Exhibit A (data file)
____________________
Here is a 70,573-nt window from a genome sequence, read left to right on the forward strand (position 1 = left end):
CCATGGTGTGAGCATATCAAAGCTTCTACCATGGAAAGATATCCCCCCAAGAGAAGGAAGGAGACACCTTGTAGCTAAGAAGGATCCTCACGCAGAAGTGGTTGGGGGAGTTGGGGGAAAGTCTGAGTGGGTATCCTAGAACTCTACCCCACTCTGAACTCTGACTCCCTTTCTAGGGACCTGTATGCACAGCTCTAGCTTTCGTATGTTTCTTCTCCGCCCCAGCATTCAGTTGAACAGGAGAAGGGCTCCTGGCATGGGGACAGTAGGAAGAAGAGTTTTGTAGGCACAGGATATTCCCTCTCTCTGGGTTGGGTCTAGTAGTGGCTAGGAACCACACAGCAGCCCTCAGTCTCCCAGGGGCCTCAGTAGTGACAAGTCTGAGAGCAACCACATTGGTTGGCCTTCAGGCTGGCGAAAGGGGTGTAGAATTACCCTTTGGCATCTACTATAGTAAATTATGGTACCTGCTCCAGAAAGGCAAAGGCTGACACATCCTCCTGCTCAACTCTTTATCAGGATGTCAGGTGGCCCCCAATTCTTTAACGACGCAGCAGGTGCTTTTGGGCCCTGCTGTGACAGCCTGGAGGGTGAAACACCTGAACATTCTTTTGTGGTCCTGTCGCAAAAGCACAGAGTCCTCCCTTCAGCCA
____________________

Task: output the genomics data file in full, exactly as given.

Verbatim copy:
Here is a 70,573-nt window from a genome sequence, read left to right on the forward strand (position 1 = left end):
CCATGGTGTGAGCATATCAAAGCTTCTACCATGGAAAGATATCCCCCCAAGAGAAGGAAGGAGACACCTTGTAGCTAAGAAGGATCCTCACGCAGAAGTGGTTGGGGGAGTTGGGGGAAAGTCTGAGTGGGTATCCTAGAACTCTACCCCACTCTGAACTCTGACTCCCTTTCTAGGGACCTGTATGCACAGCTCTAGCTTTCGTATGTTTCTTCTCCGCCCCAGCATTCAGTTGAACAGGAGAAGGGCTCCTGGCATGGGGACAGTAGGAAGAAGAGTTTTGTAGGCACAGGATATTCCCTCTCTCTGGGTTGGGTCTAGTAGTGGCTAGGAACCACACAGCAGCCCTCAGTCTCCCAGGGGCCTCAGTAGTGACAAGTCTGAGAGCAACCACATTGGTTGGCCTTCAGGCTGGCGAAAGGGGTGTAGAATTACCCTTTGGCATCTACTATAGTAAATTATGGTACCTGCTCCAGAAAGGCAAAGGCTGACACATCCTCCTGCTCAACTCTTTATCAGGATGTCAGGTGGCCCCCAATTCTTTAACGACGCAGCAGGTGCTTTTGGGCCCTGCTGTGACAGCCTGGAGGGTGAAACACCTGAACATTCTTTTGTGGTCCTGTCGCAAAAGCACAGAGTCCTCCCTTCAGCCA